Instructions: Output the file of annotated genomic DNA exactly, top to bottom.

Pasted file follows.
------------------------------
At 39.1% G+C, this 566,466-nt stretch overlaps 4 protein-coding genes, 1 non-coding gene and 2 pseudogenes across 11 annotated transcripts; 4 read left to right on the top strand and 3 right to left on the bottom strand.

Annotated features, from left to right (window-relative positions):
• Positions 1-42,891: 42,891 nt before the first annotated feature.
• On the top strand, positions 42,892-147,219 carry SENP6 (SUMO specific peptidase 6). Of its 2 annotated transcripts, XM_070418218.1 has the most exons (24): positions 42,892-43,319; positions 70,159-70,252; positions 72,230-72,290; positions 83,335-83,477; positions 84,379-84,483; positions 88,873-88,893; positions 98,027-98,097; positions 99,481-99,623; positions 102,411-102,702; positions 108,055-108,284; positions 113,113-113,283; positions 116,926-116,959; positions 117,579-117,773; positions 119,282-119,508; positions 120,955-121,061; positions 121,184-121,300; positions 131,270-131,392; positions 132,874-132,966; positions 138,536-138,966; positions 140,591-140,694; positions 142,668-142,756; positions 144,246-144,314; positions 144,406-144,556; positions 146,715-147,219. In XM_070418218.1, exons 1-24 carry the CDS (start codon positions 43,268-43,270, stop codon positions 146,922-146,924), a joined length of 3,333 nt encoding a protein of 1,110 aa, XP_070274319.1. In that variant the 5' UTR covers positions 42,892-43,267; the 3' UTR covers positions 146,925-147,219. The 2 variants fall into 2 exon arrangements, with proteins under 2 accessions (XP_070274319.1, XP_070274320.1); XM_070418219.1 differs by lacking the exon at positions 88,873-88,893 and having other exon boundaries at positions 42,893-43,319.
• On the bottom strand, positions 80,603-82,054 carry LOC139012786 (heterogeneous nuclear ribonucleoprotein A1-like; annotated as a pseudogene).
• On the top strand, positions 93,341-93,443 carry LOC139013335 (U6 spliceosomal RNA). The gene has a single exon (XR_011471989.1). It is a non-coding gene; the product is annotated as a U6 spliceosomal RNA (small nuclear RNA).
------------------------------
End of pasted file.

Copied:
At 39.1% G+C, this 566,466-nt stretch overlaps 4 protein-coding genes, 1 non-coding gene and 2 pseudogenes across 11 annotated transcripts; 4 read left to right on the top strand and 3 right to left on the bottom strand.

Annotated features, from left to right (window-relative positions):
• Positions 1-42,891: 42,891 nt before the first annotated feature.
• On the top strand, positions 42,892-147,219 carry SENP6 (SUMO specific peptidase 6). Of its 2 annotated transcripts, XM_070418218.1 has the most exons (24): positions 42,892-43,319; positions 70,159-70,252; positions 72,230-72,290; positions 83,335-83,477; positions 84,379-84,483; positions 88,873-88,893; positions 98,027-98,097; positions 99,481-99,623; positions 102,411-102,702; positions 108,055-108,284; positions 113,113-113,283; positions 116,926-116,959; positions 117,579-117,773; positions 119,282-119,508; positions 120,955-121,061; positions 121,184-121,300; positions 131,270-131,392; positions 132,874-132,966; positions 138,536-138,966; positions 140,591-140,694; positions 142,668-142,756; positions 144,246-144,314; positions 144,406-144,556; positions 146,715-147,219. In XM_070418218.1, exons 1-24 carry the CDS (start codon positions 43,268-43,270, stop codon positions 146,922-146,924), a joined length of 3,333 nt encoding a protein of 1,110 aa, XP_070274319.1. In that variant the 5' UTR covers positions 42,892-43,267; the 3' UTR covers positions 146,925-147,219. The 2 variants fall into 2 exon arrangements, with proteins under 2 accessions (XP_070274319.1, XP_070274320.1); XM_070418219.1 differs by lacking the exon at positions 88,873-88,893 and having other exon boundaries at positions 42,893-43,319.
• On the bottom strand, positions 80,603-82,054 carry LOC139012786 (heterogeneous nuclear ribonucleoprotein A1-like; annotated as a pseudogene).
• On the top strand, positions 93,341-93,443 carry LOC139013335 (U6 spliceosomal RNA). The gene has a single exon (XR_011471989.1). It is a non-coding gene; the product is annotated as a U6 spliceosomal RNA (small nuclear RNA).